The State of the Atmosphere: Sunday, October 9, 2016

While the weather continues to be fairly quiet in Colorado, it has been far from tranquil in Haiti, the Bahamas, and along the southeastern coast of the United States this past week. Unfortunately, this monstrous storm took the lives of nearly 900 Haitians, along with 17 Americans on the East Coast.

While the strongest winds remained just offshore of the United States, Matthew still caused torrential rains, destructive storm surge, flash flooding, and hurricane-force winds. Below is a map of Matthew's cumulative wind history:

Cumulative Wind History from Hurricane Matthew|Source: NHC

Copious amounts of rain also fell across the region, with parts of Georgia and the Carolinas receiving amounts in excess of 15 inches:

24-hour Cumulative Precipitation | Source: WeatherBell

One convective band near Myrtle Beach, SC remained nearly stationary for over an hour, which is also reflected on the accumulated precipitation graphic above. Note the linear distribution of precipitation between Myrtle Beach, SC and Wilmington, NC.

Base Reflectivity Image of Stationary Convection Band over the Carolinas Yesterday|Source: RadarScope

Shifting to the weather here in Colorado, the pattern has been relatively quiet. Thursday we managed to squeeze out 0.22" of rain at DIA, with daytime highs remaining in the mid-50s, however the cool down was short-lived. DIA recorded a high of 76°F on Sunday, which is 8°F above our average high for this day of 68°F. We can see the weak shortwave that brought us high clouds today on water vapor imagery. Note the swirl over the Four Corners:

Water vapor imagery|Source: COD Weather

Temperatures on Monday should be similar to what we saw today, as weak ridging remains in place over the state:

12Z GFS 500 mb geopotential height for 18Z Monday|Source: Tropical Tidbits

Note that the mid-level flow will remain zonal (out of the west), which results in downsloping east of the Front Range. This will allow temperatures to be a few degrees warmer than today, with some spots flirting with the 80°F mark.

12Z GFS 700 mb winds/vorticity for 18Z Monday|Source: Tropical Tidbits

A cold front will move through Northeastern Colorado late Tuesday, with precipitation chances remaining pretty slim. The 12Z NAM is depicting 20 knot north-northeasterly upslope in the wake of the front (which is 5-10 knots stronger than the 12Z GFS). As a result, the NAM has slightly more QPF than the GFS, but precipitation won't be widespread Tuesday night. Locations such as the Palmer Divide will have the highest rain chances.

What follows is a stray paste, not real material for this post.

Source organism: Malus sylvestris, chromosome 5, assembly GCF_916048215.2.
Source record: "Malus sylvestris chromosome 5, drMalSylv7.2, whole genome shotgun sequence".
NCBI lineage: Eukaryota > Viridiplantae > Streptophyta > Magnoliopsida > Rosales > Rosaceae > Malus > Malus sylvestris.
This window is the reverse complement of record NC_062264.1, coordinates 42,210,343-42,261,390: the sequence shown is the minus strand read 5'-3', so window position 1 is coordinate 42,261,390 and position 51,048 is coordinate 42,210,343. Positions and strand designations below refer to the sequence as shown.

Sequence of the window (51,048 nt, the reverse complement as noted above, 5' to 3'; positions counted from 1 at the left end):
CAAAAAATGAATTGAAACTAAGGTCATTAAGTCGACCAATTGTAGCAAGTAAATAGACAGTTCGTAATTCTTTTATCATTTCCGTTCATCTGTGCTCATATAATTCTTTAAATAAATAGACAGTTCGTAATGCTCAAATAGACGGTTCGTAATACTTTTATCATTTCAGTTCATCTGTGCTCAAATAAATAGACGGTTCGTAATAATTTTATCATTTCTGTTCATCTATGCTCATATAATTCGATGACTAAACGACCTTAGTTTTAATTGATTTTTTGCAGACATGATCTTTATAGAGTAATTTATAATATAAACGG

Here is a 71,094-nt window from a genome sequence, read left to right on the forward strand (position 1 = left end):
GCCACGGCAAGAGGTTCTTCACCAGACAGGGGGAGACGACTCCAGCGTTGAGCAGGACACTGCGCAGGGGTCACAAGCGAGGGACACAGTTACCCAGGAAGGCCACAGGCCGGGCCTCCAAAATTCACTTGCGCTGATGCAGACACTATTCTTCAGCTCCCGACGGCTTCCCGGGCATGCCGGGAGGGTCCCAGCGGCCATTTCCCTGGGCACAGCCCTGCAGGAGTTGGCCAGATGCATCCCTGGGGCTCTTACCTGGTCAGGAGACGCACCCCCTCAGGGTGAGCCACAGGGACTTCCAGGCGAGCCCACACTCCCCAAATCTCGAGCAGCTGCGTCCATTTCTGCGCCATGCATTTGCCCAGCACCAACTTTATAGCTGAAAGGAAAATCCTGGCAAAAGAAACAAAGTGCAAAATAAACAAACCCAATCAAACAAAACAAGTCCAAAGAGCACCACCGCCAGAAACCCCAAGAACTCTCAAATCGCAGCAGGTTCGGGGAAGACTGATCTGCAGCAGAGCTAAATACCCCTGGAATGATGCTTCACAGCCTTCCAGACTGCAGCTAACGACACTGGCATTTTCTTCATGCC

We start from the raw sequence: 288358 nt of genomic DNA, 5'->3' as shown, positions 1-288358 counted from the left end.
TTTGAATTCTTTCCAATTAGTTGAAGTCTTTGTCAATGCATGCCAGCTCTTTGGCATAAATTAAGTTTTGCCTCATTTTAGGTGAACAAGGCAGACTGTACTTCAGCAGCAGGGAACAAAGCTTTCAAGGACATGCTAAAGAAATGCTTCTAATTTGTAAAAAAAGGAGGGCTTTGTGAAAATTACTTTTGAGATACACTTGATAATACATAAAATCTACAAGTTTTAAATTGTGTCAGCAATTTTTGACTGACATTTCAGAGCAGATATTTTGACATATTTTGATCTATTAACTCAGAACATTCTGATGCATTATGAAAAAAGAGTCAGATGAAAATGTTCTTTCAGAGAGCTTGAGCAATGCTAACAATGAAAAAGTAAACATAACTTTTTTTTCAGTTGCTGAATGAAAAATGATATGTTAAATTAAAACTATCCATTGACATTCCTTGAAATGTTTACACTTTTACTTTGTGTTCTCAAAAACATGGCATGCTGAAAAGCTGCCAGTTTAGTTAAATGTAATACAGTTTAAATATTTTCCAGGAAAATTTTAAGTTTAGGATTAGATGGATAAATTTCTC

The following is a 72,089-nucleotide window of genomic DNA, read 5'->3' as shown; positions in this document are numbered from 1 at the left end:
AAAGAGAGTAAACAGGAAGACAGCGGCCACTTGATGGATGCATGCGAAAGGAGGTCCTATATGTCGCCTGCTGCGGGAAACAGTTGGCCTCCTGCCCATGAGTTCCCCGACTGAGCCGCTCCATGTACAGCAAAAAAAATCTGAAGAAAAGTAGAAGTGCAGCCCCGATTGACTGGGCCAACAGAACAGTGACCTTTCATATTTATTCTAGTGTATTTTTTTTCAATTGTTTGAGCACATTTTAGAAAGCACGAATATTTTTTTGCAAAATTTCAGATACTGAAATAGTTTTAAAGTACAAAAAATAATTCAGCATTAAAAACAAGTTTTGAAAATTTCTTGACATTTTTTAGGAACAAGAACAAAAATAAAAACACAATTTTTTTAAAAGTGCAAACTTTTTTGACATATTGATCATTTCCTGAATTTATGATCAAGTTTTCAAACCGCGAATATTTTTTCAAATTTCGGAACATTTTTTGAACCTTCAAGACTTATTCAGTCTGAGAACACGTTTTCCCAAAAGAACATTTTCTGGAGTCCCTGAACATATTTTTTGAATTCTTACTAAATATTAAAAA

12Z NAM 850 mb theta-e/winds for Tuesday night|Source: COD Weather

12Z NAM Forecasted Accumulated Precipitation through Tuesday night|Source:COD Weather

The main change that we will see here in Denver will be the cooler temperatures. We might struggle to get out of the 50s on Wednesday after the frontal passage. Similar to what we saw last week, the cooler weather won't last very long, with temperatures likely rebounding back into the 70s by the weekend as weak ridging reestablishes itself over the state. Note the lower heights (blues) are the Pacific Northwest! This will bring them some much needed moisture.

12Z GFS 500 mb geopotential height for Friday evening|Source: Tropical Tidbits

A look at the 10 day GFS precipitation forecast shows heavy precipitation for the northwest, but not a lot over Colorado | Weather5280 Models

Noah Brauer

Noah Brauer is a meteorologist at MeteoStar in Denver, CO. He holds a degree in geography and minors in math and atmospheric science. Noah is from Vancouver, Canada, and now calls Parker, CO home.

Parker, CO
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